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Analysis: Obama Roars to NM Win with Hispanics, Albuquerque

By Barry Massey
Associated Press
      Hispanics and the Albuquerque area delivered the knockout punch for Barack Obama in New Mexico.
    Hispanics across New Mexico came home to Democrats and their nominee in the general election, after a significant share had strayed into the Republican column four years ago.
    Historically a Democratic voting bloc, Hispanics demonstrated in their more than 2-to-1 support for Obama that they're positioned as a potent political force in future elections. Hispanics are the fastest-growing minority group in the nation.
    Statewide, about 69 percent of Hispanics backed Obama, according to an exit poll of New Mexico voters conducted for The Associated Press. They represented 41 percent of the voters — up from about a third in the 2004 presidential election.
    "This is important not just for the election but also for the future of the Democratic Party in New Mexico because the Hispanic population will continue to grow," Gov. Bill Richardson said Wednesday.
    Four years ago, President Bush peeled off 44 percent of Hispanic voters in New Mexico from Democrat John Kerry, according to exit polls.
    Richardson and House Speaker Ben Lujan, a Santa Fe Democrat, said Obama's economic message and focus on the middle class made a difference in appealing to Hispanics.
    "We don't have a big percentage of millionaires," Lujan said of Hispanics, who account for about 40 percent of the state's voting age population.
    Richardson said Obama "spoke to Hispanics, not as a voting bloc, and not just addressing immigration and civil rights, but he addressed Hispanics as Americans seeking the American dream."
    Statewide, about 55 percent of voters in New Mexico considered the economy as the most important issue facing the nation. Among Hispanics, however, 62 percent held that view.
    Income helps explain the power of the economy in this year's election. About half of Hispanic voters had incomes under $50,000 according to exit polls. Forty-four percent of non-Hispanic white voters — so-called Anglos in New Mexico — fell into that working class income group. Obama prevailed among both groups, but he did better among Hispanics voters in that income range. They supported him 3-to-1.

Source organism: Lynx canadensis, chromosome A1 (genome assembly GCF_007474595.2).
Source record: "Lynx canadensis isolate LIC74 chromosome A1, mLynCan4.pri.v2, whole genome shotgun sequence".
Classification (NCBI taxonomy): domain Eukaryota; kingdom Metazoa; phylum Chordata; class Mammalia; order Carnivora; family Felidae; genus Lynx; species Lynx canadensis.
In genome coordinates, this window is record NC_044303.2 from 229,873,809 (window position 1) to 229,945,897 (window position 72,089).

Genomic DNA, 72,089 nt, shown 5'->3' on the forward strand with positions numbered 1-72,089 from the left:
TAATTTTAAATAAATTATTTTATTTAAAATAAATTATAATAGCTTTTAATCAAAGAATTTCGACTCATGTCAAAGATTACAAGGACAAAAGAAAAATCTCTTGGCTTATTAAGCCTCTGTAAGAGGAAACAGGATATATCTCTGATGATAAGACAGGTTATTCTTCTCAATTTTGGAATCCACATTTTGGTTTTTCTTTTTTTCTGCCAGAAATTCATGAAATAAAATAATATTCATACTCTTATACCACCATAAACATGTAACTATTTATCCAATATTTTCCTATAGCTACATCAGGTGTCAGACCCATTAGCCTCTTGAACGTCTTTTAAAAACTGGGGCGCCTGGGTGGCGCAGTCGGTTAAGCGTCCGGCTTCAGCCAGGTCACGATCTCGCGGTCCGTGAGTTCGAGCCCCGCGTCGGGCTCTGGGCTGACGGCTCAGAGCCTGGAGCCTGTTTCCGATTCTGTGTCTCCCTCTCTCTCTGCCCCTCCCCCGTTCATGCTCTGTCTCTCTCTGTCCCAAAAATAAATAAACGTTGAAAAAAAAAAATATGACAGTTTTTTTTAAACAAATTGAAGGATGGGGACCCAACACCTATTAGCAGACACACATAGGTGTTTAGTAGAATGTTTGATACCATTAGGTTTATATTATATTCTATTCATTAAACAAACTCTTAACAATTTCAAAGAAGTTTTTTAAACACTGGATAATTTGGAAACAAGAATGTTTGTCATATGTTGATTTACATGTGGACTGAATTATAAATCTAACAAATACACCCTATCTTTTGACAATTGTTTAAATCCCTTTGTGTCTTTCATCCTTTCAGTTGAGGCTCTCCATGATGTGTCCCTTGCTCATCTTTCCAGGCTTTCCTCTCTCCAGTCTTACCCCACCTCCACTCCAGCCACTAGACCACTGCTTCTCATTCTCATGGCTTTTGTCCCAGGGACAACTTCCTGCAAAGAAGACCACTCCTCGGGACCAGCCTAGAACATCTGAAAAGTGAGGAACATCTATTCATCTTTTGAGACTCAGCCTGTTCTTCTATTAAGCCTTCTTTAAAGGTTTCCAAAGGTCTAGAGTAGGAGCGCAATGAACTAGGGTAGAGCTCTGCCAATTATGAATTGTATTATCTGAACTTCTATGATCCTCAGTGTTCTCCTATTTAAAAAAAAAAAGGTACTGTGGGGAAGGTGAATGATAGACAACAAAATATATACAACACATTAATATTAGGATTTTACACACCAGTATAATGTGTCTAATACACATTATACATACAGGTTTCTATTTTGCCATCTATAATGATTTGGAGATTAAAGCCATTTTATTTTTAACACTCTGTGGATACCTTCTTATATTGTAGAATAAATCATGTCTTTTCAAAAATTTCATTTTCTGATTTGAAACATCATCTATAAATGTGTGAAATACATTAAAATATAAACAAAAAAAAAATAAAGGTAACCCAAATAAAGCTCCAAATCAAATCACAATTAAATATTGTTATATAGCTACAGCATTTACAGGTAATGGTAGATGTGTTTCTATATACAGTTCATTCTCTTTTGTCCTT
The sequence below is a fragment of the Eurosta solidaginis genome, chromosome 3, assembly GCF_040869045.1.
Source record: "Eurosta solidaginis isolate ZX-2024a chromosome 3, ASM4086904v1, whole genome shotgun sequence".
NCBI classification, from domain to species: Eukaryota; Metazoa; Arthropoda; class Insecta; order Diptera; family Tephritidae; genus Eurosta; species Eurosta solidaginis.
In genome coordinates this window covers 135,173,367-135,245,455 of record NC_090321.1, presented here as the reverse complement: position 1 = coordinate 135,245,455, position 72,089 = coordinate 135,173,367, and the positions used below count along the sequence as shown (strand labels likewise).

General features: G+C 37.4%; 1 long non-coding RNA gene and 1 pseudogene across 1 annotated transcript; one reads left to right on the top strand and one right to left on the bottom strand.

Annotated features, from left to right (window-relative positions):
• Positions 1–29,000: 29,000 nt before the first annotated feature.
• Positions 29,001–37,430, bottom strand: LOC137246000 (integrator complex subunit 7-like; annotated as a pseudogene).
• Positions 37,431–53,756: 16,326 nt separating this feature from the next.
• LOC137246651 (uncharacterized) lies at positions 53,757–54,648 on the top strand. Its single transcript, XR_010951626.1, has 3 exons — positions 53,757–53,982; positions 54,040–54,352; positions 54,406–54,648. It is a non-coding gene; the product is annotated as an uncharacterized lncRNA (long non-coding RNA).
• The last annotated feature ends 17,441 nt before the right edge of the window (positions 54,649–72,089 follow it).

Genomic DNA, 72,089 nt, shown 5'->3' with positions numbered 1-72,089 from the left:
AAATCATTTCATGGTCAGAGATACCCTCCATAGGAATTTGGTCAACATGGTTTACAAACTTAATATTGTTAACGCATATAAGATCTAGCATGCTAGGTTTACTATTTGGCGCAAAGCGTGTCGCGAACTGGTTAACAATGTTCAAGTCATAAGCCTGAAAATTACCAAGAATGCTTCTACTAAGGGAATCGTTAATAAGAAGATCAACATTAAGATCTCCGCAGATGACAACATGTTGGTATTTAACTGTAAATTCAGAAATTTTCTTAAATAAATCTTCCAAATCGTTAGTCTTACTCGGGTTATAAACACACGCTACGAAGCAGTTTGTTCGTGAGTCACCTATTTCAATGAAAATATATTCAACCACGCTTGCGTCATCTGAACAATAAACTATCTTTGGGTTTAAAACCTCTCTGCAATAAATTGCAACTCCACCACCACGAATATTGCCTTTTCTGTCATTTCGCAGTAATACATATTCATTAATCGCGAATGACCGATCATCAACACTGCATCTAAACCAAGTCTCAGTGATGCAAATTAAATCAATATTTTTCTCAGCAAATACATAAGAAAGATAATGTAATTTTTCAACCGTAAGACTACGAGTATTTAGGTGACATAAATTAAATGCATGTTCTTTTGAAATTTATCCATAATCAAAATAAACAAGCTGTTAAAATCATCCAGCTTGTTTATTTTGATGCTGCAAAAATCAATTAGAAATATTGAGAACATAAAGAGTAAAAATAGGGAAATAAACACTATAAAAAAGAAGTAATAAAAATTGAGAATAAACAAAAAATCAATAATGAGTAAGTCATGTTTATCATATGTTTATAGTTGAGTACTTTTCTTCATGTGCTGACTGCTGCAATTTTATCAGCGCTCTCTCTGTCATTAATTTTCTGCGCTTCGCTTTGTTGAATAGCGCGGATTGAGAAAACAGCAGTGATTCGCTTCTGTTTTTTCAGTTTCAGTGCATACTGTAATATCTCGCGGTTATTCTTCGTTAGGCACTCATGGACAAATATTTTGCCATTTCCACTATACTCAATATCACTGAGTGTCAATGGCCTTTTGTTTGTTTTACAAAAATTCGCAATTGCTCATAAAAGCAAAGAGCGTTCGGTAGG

The governor gave Hispanics much of the credit for Obama's win along with the candidate's voter registration and get-out-the-vote operations. American Indians and young voters — those under 30 — also contributed to the Democrat's victory. Indians backed him 4-to-1.
    Obama's hefty support among Hispanics and Indians offset McCain's advantage among white voters, of which 56 percent backed the Republican. No Democrat has carried a majority of New Mexico's white voters in presidential elections at least through 1992, according to exit polls. Kerry ran the strongest and Obama roughly matched that.
    Young voters accounted for a fifth of New Mexico voters and they favored Obama almost 3-to-1. New voters — an overwhelming majority under age 30 — flocked to Obama. Almost three-quarters of new voters were Hispanic and Indian.
    Geographically, Bernalillo County was the showstopper. It provided a 58,000-vote margin for Obama — more than five times larger than Kerry's edge four years ago in the state's most populous county. In doing so, the Albuquerque area ended any chance of a win for McCain, who was unable to duplicate President Bush's feat in 2004 of mobilizing GOP-leaning voters in southern and eastern New Mexico. This year, a quarter of conservatives in the southern region defected for Obama along with three-fifths of moderates.


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